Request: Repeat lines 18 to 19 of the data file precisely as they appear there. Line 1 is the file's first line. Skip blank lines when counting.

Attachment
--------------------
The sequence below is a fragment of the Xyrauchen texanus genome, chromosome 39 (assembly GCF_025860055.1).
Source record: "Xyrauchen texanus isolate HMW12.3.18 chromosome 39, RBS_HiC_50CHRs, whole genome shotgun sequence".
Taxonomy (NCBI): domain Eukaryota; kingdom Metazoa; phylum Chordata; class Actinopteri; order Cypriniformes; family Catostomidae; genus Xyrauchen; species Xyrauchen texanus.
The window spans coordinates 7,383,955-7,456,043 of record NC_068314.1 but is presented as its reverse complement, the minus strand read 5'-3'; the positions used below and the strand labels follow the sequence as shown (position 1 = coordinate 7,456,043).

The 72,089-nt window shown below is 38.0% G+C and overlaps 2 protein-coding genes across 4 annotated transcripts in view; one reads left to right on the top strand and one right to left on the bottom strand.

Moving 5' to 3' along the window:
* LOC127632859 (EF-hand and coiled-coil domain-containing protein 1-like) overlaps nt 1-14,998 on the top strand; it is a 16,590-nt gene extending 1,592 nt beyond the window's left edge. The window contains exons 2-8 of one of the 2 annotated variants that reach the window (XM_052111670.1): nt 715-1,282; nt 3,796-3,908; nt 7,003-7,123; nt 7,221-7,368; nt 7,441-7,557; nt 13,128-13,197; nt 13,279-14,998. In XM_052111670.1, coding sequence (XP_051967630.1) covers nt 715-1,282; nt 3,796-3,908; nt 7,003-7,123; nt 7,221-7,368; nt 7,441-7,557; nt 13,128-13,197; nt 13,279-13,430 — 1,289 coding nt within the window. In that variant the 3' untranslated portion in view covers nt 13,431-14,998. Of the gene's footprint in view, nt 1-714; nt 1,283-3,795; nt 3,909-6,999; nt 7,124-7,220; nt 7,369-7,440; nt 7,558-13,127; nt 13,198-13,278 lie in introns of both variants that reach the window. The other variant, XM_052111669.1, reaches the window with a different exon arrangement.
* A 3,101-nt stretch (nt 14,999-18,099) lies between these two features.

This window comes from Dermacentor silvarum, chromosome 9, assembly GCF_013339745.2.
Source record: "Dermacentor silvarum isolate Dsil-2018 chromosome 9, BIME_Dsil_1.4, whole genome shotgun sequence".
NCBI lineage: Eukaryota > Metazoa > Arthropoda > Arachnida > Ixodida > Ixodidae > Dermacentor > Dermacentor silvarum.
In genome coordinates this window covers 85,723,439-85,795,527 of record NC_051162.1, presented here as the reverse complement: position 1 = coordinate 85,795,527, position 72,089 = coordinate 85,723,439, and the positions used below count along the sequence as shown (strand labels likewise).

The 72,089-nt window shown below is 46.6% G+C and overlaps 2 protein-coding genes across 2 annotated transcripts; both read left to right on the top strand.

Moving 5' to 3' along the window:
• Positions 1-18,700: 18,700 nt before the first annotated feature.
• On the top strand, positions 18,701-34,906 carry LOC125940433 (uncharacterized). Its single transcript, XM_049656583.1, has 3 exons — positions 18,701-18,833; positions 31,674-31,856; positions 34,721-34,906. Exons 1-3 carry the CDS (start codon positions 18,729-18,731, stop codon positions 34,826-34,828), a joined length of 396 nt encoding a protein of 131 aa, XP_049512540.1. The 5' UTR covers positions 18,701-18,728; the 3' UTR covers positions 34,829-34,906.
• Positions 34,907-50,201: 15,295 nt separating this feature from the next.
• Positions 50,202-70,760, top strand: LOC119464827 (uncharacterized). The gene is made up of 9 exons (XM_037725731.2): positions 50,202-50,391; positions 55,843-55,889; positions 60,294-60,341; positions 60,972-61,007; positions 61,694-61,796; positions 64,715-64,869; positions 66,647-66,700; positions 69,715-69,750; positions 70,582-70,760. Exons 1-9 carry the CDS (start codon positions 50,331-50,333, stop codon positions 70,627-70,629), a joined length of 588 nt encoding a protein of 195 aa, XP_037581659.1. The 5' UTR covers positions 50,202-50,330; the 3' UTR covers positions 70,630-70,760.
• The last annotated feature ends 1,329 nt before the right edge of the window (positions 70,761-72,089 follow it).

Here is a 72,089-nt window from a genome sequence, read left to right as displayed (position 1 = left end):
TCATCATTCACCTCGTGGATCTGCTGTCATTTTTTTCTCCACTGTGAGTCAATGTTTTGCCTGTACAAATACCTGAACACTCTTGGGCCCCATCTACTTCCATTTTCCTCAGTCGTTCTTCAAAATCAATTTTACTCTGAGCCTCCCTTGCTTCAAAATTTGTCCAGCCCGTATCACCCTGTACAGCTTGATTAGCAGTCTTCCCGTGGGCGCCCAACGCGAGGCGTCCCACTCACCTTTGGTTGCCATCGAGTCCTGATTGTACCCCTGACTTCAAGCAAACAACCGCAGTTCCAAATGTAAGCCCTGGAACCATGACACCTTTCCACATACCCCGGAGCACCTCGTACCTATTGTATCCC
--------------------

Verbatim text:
• Positions 50,202-70,760, top strand: LOC119464827 (uncharacterized). The gene is made up of 9 exons (XM_037725731.2): positions 50,202-50,391; positions 55,843-55,889; positions 60,294-60,341; positions 60,972-61,007; positions 61,694-61,796; positions 64,715-64,869; positions 66,647-66,700; positions 69,715-69,750; positions 70,582-70,760. Exons 1-9 carry the CDS (start codon positions 50,331-50,333, stop codon positions 70,627-70,629), a joined length of 588 nt encoding a protein of 195 aa, XP_037581659.1. The 5' UTR covers positions 50,202-50,330; the 3' UTR covers positions 70,630-70,760.
• The last annotated feature ends 1,329 nt before the right edge of the window (positions 70,761-72,089 follow it).